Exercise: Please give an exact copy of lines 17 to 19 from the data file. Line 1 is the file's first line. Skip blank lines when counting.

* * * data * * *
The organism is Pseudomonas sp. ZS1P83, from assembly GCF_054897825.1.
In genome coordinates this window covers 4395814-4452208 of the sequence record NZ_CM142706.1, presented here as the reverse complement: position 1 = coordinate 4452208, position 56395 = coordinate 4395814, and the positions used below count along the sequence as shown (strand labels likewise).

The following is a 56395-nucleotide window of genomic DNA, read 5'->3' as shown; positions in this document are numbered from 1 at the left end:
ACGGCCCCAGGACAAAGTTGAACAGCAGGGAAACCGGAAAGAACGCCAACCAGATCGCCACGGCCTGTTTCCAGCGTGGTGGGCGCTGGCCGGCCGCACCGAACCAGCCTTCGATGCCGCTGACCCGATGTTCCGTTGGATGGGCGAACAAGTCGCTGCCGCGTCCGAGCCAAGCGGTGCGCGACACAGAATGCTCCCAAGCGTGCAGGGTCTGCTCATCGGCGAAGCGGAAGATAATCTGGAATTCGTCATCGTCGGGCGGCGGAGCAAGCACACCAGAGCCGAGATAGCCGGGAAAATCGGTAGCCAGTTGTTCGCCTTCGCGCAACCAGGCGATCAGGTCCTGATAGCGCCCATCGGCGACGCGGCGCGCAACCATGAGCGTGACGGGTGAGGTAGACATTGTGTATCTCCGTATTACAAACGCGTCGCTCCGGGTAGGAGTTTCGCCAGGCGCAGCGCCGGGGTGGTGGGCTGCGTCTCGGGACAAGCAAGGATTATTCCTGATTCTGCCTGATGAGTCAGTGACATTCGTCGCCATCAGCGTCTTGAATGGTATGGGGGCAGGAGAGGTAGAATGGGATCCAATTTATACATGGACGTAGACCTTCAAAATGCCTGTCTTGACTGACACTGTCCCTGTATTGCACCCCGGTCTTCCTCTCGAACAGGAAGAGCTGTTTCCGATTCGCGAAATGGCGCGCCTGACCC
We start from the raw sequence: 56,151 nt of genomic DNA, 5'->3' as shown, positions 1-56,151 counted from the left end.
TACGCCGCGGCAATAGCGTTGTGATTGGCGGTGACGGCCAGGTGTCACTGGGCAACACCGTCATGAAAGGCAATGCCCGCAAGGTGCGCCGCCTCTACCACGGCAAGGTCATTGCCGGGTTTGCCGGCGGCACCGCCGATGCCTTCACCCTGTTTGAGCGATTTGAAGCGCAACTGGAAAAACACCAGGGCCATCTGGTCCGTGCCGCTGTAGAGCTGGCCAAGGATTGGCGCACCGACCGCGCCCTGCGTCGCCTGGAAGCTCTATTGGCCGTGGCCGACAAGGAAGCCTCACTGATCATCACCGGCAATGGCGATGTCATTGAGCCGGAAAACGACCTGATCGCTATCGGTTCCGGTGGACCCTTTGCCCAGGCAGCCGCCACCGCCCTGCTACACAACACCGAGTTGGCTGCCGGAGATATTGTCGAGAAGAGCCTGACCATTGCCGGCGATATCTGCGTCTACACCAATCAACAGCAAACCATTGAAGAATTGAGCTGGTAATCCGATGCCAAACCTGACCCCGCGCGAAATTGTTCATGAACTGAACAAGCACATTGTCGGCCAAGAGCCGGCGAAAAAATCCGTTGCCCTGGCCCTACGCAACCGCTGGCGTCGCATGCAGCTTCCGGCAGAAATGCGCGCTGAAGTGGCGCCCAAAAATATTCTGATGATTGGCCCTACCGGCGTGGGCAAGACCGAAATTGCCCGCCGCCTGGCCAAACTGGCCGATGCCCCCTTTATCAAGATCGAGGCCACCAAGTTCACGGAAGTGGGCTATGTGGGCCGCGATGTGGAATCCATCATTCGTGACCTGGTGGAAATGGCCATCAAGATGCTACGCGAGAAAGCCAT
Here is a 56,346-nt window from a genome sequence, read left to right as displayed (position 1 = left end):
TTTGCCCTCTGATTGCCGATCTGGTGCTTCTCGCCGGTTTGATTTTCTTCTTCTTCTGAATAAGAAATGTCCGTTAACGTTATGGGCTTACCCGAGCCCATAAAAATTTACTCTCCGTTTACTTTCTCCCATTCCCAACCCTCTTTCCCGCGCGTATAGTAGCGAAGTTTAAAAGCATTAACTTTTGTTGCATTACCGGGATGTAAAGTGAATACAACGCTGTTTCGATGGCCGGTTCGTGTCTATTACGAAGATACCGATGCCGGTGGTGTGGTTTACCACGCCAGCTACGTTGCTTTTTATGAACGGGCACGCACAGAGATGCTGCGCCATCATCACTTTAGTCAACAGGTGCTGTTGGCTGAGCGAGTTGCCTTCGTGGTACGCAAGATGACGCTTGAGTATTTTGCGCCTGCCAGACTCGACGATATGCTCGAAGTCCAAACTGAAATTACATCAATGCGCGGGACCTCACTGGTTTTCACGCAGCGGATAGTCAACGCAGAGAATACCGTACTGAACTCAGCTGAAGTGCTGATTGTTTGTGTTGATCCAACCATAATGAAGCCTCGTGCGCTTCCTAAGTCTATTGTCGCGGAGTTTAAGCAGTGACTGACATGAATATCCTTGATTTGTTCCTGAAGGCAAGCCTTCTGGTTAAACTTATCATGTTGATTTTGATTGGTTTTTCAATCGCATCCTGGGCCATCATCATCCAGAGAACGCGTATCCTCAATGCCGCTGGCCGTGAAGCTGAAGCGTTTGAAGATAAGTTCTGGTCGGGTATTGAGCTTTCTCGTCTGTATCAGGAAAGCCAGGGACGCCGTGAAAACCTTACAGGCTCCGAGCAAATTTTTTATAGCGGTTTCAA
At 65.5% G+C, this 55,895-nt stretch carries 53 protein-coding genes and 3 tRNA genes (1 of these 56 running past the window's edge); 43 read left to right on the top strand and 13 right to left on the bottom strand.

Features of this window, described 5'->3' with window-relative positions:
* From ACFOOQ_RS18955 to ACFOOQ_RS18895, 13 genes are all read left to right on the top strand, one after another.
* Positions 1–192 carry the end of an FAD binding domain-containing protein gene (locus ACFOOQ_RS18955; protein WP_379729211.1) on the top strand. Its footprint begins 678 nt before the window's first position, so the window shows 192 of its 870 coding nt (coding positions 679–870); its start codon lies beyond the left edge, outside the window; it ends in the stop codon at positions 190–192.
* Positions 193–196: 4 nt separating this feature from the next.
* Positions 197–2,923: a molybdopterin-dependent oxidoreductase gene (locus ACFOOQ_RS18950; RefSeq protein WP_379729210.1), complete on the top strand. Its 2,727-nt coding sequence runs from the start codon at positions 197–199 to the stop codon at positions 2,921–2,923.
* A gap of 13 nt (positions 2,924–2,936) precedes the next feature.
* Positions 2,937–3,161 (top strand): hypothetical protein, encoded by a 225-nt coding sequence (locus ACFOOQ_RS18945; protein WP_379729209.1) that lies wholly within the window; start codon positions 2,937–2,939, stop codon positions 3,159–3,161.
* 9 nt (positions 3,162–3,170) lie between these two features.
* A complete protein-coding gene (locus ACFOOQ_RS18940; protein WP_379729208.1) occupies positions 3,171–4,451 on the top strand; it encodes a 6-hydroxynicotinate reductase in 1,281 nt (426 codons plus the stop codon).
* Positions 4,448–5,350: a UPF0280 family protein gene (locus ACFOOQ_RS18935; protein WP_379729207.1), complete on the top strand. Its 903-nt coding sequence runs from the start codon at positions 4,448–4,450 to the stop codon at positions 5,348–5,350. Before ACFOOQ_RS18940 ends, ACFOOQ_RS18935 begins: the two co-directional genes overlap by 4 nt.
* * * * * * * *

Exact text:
* 9 nt (positions 3,162–3,170) lie between these two features.
* A complete protein-coding gene (locus ACFOOQ_RS18940; protein WP_379729208.1) occupies positions 3,171–4,451 on the top strand; it encodes a 6-hydroxynicotinate reductase in 1,281 nt (426 codons plus the stop codon).
* Positions 4,448–5,350: a UPF0280 family protein gene (locus ACFOOQ_RS18935; protein WP_379729207.1), complete on the top strand. Its 903-nt coding sequence runs from the start codon at positions 4,448–4,450 to the stop codon at positions 5,348–5,350. Before ACFOOQ_RS18940 ends, ACFOOQ_RS18935 begins: the two co-directional genes overlap by 4 nt.